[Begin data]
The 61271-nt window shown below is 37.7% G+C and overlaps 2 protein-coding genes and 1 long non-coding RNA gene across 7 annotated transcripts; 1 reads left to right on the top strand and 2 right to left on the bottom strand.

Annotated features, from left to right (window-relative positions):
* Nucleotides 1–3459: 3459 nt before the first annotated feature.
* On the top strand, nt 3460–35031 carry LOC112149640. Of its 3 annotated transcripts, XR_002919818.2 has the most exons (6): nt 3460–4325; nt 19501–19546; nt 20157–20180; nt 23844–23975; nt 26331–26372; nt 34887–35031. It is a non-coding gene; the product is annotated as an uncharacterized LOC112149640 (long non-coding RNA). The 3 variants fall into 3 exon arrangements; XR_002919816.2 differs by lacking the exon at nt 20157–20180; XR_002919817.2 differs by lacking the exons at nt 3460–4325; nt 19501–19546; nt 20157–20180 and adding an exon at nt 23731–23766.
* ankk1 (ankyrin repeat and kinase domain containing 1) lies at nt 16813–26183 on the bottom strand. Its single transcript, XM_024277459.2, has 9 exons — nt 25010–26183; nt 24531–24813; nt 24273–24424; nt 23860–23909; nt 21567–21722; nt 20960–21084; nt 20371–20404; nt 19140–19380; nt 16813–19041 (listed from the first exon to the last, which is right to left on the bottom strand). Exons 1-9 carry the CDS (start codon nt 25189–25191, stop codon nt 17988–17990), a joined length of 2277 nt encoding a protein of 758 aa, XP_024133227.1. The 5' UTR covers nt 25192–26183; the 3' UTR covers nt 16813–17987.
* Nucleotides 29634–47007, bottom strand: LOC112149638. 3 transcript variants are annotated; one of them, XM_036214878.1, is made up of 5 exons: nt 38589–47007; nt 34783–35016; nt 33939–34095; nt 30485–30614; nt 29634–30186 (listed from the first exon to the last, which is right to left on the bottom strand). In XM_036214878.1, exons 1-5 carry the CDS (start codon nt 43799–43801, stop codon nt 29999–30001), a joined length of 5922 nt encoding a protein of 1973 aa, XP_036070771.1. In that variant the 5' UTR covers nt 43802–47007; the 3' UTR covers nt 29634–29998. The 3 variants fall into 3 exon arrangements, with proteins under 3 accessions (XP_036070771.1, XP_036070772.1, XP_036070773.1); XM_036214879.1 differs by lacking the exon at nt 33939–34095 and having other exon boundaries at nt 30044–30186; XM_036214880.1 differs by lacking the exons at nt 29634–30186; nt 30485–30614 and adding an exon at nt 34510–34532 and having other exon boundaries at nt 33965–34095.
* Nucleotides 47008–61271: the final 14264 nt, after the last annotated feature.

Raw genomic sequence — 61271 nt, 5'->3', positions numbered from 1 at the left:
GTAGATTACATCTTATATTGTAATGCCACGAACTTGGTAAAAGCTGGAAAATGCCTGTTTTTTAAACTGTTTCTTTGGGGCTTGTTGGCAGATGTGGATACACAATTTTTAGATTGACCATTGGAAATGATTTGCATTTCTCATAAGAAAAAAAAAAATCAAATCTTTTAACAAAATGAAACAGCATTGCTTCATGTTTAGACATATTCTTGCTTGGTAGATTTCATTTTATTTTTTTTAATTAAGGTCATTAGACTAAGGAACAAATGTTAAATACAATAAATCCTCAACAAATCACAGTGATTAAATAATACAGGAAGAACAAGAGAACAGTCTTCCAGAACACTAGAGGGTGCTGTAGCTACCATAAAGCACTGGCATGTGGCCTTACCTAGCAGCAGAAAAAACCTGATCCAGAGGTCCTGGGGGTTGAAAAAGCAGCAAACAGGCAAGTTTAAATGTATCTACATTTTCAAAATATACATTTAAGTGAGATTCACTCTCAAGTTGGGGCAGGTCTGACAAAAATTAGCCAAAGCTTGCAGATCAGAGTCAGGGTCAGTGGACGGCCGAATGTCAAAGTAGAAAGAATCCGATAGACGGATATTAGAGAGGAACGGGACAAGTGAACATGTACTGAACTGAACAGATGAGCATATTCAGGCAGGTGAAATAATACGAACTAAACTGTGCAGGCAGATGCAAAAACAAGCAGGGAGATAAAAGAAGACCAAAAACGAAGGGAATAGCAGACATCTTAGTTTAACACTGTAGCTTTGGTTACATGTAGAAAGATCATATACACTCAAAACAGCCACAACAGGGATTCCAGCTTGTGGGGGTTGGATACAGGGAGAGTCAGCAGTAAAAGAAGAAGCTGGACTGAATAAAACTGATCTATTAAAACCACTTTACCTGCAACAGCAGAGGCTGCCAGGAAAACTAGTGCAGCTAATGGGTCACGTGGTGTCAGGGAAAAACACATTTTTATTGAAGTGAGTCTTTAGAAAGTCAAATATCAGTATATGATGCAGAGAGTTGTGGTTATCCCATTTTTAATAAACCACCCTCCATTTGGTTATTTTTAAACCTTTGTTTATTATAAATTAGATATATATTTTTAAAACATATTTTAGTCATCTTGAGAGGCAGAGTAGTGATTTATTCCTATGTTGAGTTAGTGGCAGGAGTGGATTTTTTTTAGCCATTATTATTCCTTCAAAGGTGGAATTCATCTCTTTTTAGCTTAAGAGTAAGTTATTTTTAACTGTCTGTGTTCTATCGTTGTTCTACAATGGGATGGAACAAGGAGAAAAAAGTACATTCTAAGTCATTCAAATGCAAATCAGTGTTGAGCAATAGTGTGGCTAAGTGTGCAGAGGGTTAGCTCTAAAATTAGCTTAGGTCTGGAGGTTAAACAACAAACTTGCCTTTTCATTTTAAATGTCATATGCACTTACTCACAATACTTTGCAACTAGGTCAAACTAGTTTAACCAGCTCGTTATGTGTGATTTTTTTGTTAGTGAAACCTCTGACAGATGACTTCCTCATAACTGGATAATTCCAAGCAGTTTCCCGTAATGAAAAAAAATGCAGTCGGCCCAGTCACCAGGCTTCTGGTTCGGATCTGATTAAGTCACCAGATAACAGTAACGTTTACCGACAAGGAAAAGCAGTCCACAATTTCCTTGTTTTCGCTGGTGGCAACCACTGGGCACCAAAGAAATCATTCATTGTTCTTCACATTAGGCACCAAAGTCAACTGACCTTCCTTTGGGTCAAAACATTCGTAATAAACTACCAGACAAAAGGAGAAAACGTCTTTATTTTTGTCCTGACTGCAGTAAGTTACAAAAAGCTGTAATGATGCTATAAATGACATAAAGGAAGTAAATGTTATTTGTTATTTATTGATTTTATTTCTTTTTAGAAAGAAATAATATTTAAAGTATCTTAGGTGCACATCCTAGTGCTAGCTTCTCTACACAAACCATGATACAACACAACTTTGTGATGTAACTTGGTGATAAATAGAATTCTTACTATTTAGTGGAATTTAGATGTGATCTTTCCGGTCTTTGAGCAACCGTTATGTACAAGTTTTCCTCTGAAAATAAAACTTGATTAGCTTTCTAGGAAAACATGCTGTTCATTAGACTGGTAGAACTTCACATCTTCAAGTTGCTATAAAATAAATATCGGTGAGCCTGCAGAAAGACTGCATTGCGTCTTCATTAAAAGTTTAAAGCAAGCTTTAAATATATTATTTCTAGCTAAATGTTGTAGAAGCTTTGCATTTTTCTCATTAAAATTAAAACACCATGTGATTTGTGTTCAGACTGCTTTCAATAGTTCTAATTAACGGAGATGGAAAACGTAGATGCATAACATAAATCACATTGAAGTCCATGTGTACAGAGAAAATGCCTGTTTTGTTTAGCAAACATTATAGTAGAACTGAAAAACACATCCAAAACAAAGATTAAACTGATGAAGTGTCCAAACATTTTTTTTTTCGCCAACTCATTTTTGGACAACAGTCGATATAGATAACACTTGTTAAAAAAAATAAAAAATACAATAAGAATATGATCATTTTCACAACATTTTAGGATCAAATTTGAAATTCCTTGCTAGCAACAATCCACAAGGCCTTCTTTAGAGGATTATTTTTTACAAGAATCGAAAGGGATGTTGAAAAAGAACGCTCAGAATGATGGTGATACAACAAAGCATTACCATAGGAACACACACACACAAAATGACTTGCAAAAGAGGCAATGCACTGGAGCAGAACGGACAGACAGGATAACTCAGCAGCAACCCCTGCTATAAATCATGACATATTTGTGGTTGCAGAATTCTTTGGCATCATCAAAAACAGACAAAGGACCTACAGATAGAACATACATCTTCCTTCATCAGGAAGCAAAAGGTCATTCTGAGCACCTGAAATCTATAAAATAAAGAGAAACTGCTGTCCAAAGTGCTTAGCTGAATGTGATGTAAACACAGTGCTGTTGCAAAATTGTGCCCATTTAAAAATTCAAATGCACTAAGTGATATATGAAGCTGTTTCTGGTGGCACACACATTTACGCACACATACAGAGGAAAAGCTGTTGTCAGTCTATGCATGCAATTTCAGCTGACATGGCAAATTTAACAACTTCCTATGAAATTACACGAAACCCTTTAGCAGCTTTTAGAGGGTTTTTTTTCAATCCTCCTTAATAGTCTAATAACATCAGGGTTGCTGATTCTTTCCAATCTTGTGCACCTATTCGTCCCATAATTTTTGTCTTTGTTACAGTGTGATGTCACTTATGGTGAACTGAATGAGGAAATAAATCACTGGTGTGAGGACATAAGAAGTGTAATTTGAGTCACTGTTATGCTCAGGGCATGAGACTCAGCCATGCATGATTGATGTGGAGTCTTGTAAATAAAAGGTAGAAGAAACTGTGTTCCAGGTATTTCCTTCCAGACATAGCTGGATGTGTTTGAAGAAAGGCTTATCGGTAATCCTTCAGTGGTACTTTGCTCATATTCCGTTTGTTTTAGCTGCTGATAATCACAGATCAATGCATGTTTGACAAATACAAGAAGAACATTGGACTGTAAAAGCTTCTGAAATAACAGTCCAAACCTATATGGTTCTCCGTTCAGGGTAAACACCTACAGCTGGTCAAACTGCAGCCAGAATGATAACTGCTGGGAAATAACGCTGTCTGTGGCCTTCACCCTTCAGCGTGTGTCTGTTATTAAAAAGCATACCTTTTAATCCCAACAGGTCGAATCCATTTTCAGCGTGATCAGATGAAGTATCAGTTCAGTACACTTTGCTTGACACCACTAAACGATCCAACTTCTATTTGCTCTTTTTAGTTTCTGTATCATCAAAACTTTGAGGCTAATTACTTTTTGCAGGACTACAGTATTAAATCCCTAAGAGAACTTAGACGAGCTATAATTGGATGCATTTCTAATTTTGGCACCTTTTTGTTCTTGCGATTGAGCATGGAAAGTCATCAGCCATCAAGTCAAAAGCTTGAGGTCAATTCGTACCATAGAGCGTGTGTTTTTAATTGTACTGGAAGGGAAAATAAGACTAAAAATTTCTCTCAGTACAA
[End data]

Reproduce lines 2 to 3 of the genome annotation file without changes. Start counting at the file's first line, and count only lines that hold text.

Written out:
Annotated features, from left to right (window-relative positions):
* Nucleotides 1–3459: 3459 nt before the first annotated feature.